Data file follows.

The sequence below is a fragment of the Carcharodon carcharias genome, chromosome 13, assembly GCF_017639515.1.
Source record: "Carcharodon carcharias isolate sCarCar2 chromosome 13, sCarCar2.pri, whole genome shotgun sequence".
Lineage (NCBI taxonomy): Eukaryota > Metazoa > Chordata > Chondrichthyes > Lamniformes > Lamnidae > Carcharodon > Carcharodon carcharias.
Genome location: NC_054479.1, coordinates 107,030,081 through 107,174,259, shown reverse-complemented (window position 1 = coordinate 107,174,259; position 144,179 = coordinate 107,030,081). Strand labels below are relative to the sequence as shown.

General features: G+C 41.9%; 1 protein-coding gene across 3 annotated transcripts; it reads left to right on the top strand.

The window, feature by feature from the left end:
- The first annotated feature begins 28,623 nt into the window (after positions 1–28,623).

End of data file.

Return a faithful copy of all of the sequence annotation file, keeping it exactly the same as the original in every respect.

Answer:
The sequence below is a fragment of the Carcharodon carcharias genome, chromosome 13, assembly GCF_017639515.1.
Source record: "Carcharodon carcharias isolate sCarCar2 chromosome 13, sCarCar2.pri, whole genome shotgun sequence".
Lineage (NCBI taxonomy): Eukaryota > Metazoa > Chordata > Chondrichthyes > Lamniformes > Lamnidae > Carcharodon > Carcharodon carcharias.
Genome location: NC_054479.1, coordinates 107,030,081 through 107,174,259, shown reverse-complemented (window position 1 = coordinate 107,174,259; position 144,179 = coordinate 107,030,081). Strand labels below are relative to the sequence as shown.

General features: G+C 41.9%; 1 protein-coding gene across 3 annotated transcripts; it reads left to right on the top strand.

The window, feature by feature from the left end:
- The first annotated feature begins 28,623 nt into the window (after positions 1–28,623).